Sapphire ITX Radeon R9 380 Graphics Card Review

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With all the fanfare around the AMD Radeon RX 480 release and the driver and power issues, we have put our review on the back burner in anticipation of the new drivers which resolve these issues. They have arrived so we’ll get that posted as soon as possible, but in the meantime we have something a little different, the Sapphire ITX Compact Radeon R9 380 graphics card. This still has a place in the new generation of RX cards due to its almost unique form factor, ITX. We used the card in our Lian Li PC-Q21 Mini Tower review and it was a superb fit, so we thought we’d put it through some tests and see how it performs. We didn’t want to attempt a 4K UHD test, it’s not really what this card and GPU is for, so instead we’ll focus on a typical 1080p set of tests.

So why is the ITX form factor important? In reality, it’s a bit of an untapped market. In the very near past, all owners of ITX form factor systems had to make do with very limited performance, graphically and for other components of their build. Not only that, small form factor graphics cards had very limited capabilities compared to their big brothers. There are still very few ITX capable cards with any sort of performance credentials, so any card in this sector is going to be welcome.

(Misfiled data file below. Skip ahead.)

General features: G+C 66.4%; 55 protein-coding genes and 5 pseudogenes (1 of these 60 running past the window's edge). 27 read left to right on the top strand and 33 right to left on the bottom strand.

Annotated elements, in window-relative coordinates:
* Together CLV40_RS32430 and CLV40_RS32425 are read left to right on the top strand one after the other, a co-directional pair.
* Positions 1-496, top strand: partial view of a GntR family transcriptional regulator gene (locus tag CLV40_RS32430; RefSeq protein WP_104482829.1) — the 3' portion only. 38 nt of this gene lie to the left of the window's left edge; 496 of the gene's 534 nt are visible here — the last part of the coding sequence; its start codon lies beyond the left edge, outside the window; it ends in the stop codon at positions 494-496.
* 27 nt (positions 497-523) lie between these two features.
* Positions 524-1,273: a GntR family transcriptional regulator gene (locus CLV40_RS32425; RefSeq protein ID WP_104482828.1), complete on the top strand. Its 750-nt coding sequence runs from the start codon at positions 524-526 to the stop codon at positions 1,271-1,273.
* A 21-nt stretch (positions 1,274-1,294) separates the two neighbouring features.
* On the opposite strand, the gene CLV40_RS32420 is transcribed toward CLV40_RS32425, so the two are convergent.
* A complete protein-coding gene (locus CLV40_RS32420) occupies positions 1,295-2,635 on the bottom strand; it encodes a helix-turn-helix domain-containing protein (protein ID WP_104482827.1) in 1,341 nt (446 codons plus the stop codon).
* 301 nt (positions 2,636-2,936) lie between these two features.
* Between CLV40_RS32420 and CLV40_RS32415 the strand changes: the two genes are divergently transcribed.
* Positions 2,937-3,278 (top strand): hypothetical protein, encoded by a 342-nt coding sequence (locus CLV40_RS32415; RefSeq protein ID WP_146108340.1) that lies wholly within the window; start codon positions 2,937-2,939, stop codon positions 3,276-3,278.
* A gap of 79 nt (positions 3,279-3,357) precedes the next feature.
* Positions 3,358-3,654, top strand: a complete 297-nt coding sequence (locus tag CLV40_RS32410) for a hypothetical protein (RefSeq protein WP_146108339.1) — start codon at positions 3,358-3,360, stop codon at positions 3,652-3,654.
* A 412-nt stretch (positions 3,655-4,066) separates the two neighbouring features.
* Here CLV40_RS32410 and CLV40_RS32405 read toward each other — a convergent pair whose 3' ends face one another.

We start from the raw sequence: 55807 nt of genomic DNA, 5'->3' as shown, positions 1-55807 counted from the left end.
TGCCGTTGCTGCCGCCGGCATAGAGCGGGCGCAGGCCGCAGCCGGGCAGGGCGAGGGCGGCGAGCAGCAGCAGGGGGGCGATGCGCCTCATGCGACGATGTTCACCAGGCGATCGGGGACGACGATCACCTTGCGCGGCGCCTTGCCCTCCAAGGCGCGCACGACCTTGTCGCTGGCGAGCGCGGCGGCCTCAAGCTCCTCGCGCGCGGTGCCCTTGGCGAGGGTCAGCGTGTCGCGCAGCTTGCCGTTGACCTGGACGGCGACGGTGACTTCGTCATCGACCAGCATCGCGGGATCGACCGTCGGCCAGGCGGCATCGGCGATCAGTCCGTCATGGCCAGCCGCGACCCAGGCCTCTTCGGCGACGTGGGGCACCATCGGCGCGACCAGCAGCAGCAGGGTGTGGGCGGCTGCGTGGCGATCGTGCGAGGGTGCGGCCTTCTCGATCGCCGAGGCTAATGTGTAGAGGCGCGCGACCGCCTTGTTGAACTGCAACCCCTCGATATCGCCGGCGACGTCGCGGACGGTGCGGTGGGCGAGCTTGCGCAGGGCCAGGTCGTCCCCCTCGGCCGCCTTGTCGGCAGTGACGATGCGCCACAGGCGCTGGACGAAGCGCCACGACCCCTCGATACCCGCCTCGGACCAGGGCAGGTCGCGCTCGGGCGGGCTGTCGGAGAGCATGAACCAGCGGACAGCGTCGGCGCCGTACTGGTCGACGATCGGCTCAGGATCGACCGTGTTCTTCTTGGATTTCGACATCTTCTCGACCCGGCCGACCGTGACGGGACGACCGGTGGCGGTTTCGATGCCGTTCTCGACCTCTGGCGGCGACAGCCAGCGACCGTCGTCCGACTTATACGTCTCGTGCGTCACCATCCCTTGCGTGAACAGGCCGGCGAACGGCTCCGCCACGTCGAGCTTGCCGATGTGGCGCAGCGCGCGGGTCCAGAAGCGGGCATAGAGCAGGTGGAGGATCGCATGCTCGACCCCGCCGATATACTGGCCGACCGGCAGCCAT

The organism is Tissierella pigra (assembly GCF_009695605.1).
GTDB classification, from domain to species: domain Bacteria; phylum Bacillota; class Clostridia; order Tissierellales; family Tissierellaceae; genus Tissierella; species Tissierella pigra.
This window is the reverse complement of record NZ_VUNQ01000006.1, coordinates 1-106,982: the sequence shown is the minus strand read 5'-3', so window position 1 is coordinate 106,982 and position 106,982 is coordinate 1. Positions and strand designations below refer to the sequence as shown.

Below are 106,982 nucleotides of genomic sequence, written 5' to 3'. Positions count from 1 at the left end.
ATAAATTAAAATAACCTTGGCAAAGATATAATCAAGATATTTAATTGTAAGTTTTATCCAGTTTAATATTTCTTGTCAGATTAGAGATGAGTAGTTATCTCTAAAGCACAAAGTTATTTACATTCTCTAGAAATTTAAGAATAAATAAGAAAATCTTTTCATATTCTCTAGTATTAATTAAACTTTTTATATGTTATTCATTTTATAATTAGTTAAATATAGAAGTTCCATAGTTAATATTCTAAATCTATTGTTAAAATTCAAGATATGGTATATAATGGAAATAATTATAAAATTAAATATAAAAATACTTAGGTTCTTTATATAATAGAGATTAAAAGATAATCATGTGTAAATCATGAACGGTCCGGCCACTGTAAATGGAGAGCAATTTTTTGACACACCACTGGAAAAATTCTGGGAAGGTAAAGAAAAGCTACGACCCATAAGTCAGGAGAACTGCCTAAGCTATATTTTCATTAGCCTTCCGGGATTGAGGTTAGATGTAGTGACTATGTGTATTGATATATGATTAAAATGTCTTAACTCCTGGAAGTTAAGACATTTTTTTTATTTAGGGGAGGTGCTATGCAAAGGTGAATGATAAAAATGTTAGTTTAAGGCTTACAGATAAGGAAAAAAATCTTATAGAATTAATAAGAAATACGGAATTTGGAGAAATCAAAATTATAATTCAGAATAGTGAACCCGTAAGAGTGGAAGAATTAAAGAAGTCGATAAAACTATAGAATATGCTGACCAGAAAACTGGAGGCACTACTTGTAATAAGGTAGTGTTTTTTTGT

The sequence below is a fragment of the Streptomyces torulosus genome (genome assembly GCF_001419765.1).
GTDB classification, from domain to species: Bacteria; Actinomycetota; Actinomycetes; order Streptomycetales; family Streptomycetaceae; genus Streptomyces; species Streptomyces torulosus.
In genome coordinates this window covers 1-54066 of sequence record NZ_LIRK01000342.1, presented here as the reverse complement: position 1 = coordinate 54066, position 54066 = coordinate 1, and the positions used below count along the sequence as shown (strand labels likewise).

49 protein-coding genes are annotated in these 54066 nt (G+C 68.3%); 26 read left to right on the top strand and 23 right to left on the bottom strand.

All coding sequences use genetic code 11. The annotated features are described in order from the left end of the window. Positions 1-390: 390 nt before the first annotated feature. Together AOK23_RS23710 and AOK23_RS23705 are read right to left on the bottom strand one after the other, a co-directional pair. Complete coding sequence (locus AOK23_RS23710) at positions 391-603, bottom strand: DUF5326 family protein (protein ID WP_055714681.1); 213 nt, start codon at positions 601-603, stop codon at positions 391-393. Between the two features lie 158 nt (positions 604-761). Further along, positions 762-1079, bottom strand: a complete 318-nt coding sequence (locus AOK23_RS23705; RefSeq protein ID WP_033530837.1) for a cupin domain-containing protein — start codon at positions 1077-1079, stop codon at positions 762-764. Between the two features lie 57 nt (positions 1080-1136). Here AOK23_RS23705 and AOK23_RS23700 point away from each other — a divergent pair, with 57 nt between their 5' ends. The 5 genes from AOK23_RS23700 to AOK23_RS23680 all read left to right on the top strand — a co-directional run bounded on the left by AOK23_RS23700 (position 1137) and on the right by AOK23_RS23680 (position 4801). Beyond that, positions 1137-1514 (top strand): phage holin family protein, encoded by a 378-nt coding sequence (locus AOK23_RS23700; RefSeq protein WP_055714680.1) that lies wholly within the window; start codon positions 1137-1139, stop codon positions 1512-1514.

Added to the compromised world of ITX builds is the PSU, needing a special, and usually underpowered PSU to give life to your mini build. Sliding in at 225W claimed power consumption, the Sapphire ITX Radeon R9 380 is only going to require a 500W PSU, and that’s just about the limit of the SFX form factor PSUs and the newer SFX-L form factor.

We all see the numerous high end GPU reviews and builds, but how do the other half live, the ITX crowd? Either by choice or by necessity, they want something small and powerful, and Sapphire may have just helped those in need.


Sapphire ITX Radeon R9 380 AMD Radeon R9 380AMD Radeon R9 380XAMD Radeon R9 390X
Stream Processors1792179220482816
Core Clock980MHz970MHz970MHz1050MHz
Texture Units112112128176
Memory Clock5.6 GHz GDDR55.7 GHz GDDR55.7GHz GDDR56GHz GDDR5
Memory Bus Width256-bit256-bit256-bit512-bit
Transistor Count5B5B5B6.2B
Manufacturing ProcessTSMC 28nmTSMC 28nmTSMC 28nmTSMC 28nm
Launch DateJune 2015June 2015June 2015June 2015

Product Shots

Sapphire ITX Radeon R9 R380

There’s not much to it, it’s a very small card, though around the size of the AMD Radeon R9 Nano and takes only an eight pin PSU connection. We’ve still got the protective film on the card, it’s not an unusual finish to the cooler cowling. 

Sapphire ITX Radeon R9 380 Graphics Card Review

Package and Bundle - 8
Performance - 8
Price - 8.5
Consumer Experience - 9


With some truly superb gaming performance on a small form factor layout, you need to look at this card for your next build or upgrade. The R9 Nano is out there too, but it's about three times the cost, and we don't think you'll want to spend that on one component of an ITX build. The Sapphire ITX Compact Radeon R9 380 will play a lot of your games in 1080p, maybe with some of the visual toys turned off, and sometimes not. We would be lying if we did not recommend this.